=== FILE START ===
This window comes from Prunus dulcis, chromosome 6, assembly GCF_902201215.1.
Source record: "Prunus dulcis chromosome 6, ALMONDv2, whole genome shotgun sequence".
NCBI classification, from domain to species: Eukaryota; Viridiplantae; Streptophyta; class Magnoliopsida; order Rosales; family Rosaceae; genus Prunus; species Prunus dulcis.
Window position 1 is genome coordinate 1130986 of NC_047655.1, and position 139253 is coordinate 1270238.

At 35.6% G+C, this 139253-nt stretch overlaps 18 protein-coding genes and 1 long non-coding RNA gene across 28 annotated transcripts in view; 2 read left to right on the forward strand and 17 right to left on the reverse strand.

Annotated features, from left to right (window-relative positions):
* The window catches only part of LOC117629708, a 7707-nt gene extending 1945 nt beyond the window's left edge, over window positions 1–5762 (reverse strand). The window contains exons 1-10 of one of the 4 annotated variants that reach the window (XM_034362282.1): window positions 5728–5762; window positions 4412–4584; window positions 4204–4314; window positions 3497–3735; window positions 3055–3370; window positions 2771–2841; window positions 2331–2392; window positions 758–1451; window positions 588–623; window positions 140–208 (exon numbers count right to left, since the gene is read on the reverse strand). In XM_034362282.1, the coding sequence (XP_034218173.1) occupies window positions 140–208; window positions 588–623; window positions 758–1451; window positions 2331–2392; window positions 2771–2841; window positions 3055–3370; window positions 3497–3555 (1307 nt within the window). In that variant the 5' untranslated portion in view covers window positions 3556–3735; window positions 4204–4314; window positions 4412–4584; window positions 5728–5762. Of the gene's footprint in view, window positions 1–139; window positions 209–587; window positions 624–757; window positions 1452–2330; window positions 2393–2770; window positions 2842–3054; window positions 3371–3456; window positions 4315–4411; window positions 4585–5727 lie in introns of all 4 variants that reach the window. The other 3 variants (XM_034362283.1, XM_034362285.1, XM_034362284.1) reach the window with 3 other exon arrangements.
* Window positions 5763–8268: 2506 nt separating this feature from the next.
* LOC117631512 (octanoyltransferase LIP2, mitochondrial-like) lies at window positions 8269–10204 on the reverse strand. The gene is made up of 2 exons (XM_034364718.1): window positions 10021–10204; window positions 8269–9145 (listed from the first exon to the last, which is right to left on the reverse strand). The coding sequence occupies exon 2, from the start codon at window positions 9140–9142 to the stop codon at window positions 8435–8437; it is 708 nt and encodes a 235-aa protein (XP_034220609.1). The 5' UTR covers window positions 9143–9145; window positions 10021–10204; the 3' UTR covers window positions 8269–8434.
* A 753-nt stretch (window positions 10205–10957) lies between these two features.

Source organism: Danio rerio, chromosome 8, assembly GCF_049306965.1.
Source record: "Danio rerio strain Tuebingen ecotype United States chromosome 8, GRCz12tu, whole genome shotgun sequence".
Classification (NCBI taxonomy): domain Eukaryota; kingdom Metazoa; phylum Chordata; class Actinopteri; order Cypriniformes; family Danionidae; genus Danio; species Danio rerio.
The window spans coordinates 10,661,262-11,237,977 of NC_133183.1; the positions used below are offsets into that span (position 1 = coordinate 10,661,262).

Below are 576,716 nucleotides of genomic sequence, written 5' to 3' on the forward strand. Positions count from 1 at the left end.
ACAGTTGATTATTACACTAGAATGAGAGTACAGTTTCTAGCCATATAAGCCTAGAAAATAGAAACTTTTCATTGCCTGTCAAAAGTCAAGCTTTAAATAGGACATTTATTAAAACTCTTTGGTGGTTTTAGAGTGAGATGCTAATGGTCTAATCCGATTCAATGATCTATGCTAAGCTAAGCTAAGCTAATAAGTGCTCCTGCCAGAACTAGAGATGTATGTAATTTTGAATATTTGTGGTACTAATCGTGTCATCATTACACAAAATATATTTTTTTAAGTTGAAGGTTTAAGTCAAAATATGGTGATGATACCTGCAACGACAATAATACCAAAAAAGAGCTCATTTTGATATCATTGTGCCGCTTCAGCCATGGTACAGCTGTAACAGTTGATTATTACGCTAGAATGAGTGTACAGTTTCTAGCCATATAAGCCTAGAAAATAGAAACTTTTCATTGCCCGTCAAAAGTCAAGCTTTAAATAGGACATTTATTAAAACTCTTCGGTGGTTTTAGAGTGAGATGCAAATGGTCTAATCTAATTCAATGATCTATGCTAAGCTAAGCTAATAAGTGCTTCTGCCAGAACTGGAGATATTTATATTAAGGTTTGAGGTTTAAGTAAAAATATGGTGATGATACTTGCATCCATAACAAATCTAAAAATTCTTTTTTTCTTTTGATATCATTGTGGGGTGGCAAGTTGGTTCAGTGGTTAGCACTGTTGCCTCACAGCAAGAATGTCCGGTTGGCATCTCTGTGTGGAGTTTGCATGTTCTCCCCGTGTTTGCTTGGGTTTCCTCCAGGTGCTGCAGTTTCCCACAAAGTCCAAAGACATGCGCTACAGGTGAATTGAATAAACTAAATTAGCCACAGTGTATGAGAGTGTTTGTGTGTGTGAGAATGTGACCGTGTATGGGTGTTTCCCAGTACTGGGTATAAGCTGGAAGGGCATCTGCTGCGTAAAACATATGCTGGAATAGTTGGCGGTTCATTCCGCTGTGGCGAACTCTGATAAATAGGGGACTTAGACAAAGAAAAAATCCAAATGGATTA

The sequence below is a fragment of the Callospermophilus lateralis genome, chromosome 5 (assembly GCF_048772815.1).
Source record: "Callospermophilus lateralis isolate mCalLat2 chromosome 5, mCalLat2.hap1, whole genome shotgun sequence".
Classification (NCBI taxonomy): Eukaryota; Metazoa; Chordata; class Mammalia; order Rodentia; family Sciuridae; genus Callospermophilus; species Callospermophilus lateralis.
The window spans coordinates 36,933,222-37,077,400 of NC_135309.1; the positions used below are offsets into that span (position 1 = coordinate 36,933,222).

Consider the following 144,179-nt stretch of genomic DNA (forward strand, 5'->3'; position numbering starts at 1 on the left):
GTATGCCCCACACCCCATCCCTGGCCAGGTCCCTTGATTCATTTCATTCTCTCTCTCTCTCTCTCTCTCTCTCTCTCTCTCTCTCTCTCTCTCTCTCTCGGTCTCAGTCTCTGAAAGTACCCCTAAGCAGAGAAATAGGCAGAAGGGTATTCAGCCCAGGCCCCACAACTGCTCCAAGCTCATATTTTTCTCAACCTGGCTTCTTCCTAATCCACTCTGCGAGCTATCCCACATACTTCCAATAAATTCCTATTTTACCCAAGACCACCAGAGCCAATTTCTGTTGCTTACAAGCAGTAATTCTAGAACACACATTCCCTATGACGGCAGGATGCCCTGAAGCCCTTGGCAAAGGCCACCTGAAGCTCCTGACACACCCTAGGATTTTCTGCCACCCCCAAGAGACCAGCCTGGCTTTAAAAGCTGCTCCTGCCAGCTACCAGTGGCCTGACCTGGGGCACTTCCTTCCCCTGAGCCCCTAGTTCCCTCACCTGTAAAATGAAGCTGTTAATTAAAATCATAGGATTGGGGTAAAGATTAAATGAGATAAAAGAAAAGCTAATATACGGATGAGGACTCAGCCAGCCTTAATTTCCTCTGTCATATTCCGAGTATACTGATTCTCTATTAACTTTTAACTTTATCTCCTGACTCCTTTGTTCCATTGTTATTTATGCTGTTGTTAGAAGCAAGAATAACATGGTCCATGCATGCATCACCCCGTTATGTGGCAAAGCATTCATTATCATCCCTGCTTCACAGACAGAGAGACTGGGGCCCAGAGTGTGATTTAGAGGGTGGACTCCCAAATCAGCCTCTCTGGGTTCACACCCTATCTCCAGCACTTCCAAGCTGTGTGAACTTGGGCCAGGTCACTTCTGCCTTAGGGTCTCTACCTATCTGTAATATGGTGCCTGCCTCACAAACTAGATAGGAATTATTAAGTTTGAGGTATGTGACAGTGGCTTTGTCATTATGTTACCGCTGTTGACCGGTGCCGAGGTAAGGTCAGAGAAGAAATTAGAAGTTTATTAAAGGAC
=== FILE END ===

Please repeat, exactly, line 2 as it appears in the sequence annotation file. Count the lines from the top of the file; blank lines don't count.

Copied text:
Source record: "Prunus dulcis chromosome 6, ALMONDv2, whole genome shotgun sequence".